Thursday, March 31, 2011

Teenage behavior: What could possibly go wrong?

This piece isn't solely intended to make my fellow parents of teenagers feel a little better.

But it may.

It also isn't meant to encourage society at large to feel a little more comfortable about our future.

But it might.

I'm currently experiencing a lot of "back to the future" moments, since I'm simultaneously being dad to a fifteen-year-old sophomore and working up a flyer for my class of 1981, thirty year high school reunion. That's us up there—the mighty Auburn High School senior class of thirty years previous.

Can you spot me? I'm the white kid with the feathered hair, parted in the center.

We looked so happy-go-lucky, so innocent and so...thin. Perish the thought that this wholesome crew would be perilously at risk for sexually transmitted diseases, teenage pregnancy and alcohol-related death.

But we were, and apparently a lot more at risk than today's teenagers. In a feature entitled "The kids truly are all right," written for by Laura Sessions Stepp, a Pulitzer-Prize-winning journalist specializing in adolescent issues, she states that nearly every high-risk teen behavior has witnessed declines since 1990.

Smoking, drinking, pregnancies and suicides have all dropped substantially. So have fighting and firearm-related deaths. The only problem which has worsened is that more teens are getting fatter.

If forced to pick my teen risk poison, I'll take fat any day.

We parents complain about our teenager constantly clutching her cell phone, monitoring her texts with the vigor of a marine guarding the American embassy in Tripoli. That phone, however, is more of a parent's ally than our kids can imagine.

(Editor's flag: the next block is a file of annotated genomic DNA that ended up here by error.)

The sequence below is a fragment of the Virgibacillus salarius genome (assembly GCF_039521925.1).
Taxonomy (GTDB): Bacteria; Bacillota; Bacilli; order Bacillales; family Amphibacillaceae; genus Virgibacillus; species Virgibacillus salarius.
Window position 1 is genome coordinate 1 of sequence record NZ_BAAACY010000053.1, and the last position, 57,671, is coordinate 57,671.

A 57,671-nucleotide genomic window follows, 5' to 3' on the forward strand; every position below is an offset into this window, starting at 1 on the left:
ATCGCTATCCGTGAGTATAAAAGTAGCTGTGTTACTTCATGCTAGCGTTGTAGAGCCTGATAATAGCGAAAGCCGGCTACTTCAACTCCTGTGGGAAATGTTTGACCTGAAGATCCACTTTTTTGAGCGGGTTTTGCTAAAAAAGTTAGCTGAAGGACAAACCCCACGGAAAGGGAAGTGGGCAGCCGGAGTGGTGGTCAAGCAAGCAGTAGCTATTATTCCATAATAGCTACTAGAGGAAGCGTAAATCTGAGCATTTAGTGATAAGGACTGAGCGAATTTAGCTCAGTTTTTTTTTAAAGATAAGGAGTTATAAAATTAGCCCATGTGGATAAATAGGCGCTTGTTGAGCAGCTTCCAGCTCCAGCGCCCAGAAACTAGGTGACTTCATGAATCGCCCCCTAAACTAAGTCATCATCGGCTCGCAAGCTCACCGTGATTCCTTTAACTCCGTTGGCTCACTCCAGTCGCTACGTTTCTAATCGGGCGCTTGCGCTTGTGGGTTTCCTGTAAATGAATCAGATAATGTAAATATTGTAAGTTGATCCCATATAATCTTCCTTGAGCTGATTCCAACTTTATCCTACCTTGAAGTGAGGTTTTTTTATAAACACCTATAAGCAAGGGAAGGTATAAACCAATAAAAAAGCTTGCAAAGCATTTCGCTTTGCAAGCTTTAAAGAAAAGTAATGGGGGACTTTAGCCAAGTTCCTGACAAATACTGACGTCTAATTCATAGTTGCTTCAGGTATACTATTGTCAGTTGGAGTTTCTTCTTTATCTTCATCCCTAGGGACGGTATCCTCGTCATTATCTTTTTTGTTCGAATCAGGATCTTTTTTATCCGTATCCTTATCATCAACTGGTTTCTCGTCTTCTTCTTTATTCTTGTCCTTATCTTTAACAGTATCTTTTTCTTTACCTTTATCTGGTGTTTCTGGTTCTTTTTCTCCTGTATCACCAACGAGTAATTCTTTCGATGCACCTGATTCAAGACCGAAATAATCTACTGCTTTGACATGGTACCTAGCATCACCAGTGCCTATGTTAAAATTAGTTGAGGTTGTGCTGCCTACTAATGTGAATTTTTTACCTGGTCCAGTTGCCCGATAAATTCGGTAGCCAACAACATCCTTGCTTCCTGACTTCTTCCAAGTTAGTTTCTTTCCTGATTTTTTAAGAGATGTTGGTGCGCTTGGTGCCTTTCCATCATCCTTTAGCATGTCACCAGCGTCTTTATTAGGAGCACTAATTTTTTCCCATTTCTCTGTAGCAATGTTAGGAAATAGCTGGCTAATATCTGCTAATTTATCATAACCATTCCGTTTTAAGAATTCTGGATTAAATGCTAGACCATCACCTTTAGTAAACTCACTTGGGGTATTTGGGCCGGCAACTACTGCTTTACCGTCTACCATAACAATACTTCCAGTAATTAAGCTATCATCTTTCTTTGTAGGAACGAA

It's our property, and it's not their birthright, but a privilege which we parents administer.

Sure, our kid has instant access to which socks her BFF has decided to wear and how long it took to find them next to the cat box. But for every hundred messages which comprise the Ocean of Teen Text Minutiae, one buoy of alarm may prove a lifeline toward keeping our child and her friends safe. GPS devices can be activated on most cell phones, which implies an inherent mistrust. But I don't care.

I really love being the cool dad, but I can't be cool to a daughter who no longer exists.

Teen prefrontal lobes experience a perfect storm of rebelliousness and an inability to comprehend consequences. These aren't bad kids; they're just kids, so our job is to educate them, to prepare them and to give them a safety net, even if we're jackbooted Nazis in their eyes.

When we were teenagers, our parents either trusted our word or locked us down. They often sat on a Friday or Saturday night, wondering and hoping about our whereabouts and our condition. It no longer has to be that way, and technology offers the perfect excuse for our children to remove themselves from a dicey situation.

After having read the article, I'm encouraged, yet still apprehensive.

I'm so glad to hear that more of them will be around to change my diaper one day.

Now, if they'd just listen to some better music.

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